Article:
Hattie Inez Brooks arrives in rural Montana in January, 1918. Behind her is a lifetime of being shuffled from one reluctant relative to another — whenever someone stops needing her help, on she goes. Before her are the remaining requirements for “proving up” the land claim her Uncle Chester has left her. Specifically, in the next 11 months, 16-year-old Hattie must plant 480 fence posts, farm 40 acres, and finish the season with enough money to pay her debts and cover the final fee that will make the land hers.
Hattie takes the challenge eagerly, thrilled to be working toward a home that’s truly her own. With advice from books and neighbours, determination, and especially the help of the Mueller family down the road, it looks like Hattie just might make it. But in 1918, hard work in the fields isn’t necessarily enough to earn the respect of the community. With WWI reaching its peak, patriotism is everything, and suspicion is everywhere. Though Hattie dutifully attends town events in support of the war, and promises far more than she can afford in the war bonds drive, her friendship with the part-German Mueller family means she shares their assumed guilt.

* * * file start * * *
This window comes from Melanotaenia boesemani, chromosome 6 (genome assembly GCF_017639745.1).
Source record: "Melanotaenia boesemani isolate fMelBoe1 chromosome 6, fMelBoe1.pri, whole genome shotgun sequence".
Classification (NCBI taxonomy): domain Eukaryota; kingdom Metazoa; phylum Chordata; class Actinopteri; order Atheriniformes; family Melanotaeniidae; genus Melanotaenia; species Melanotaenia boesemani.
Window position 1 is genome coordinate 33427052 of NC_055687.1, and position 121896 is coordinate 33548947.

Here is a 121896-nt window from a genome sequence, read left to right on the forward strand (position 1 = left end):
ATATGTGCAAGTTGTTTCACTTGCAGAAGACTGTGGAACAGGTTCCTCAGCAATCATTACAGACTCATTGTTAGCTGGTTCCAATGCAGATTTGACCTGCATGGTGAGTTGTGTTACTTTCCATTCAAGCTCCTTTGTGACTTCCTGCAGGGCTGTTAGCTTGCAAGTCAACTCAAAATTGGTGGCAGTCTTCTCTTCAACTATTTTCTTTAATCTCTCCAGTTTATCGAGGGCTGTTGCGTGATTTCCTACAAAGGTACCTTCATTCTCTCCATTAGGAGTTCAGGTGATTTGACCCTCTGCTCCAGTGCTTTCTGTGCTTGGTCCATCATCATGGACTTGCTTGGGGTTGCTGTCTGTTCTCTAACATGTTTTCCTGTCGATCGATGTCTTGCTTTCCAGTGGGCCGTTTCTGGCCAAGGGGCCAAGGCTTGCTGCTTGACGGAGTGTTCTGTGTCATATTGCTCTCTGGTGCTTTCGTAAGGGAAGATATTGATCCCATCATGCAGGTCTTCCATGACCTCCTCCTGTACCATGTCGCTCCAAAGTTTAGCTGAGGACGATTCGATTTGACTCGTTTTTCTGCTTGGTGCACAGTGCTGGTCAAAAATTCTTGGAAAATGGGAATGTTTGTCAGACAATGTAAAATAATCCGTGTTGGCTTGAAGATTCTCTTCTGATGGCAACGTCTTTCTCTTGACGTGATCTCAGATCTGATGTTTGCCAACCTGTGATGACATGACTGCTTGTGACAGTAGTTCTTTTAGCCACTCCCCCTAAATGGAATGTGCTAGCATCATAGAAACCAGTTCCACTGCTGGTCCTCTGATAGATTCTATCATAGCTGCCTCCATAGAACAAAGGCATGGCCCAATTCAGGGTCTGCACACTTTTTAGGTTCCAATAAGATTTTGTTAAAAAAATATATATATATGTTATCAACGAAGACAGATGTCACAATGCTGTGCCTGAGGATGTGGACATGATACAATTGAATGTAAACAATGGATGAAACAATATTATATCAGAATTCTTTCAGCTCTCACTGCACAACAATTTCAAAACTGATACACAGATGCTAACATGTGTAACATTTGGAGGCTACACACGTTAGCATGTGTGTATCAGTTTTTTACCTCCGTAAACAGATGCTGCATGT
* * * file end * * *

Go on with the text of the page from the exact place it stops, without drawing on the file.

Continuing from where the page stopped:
It’s a year full of challenges, some funny, others devastating. As Hattie struggles toward her November deadline, letters to a childhood friend on the front line and Wingfield-esque, “making a go of the farm” articles for a city newspaper in Iowa allow her to interpret and reinterpret her experiences, gradually drawing meaning from the senseless, and preparing to face an unknown future with grace and courage.
I grew up loving homesteading stories, and I’ve become increasingly fascinated by home front stories in the last few years. Hattie Big Sky does a fantastic job of exploring both in a period of overlap I didn’t know existed. If you haven’t yet, read this book — you won’t regret it!
Check out the publisher’s Reader’s Guide.
Catch a sample of one of the Wingfield plays:
Watch for a review of the sequel, Hattie Ever After this fall!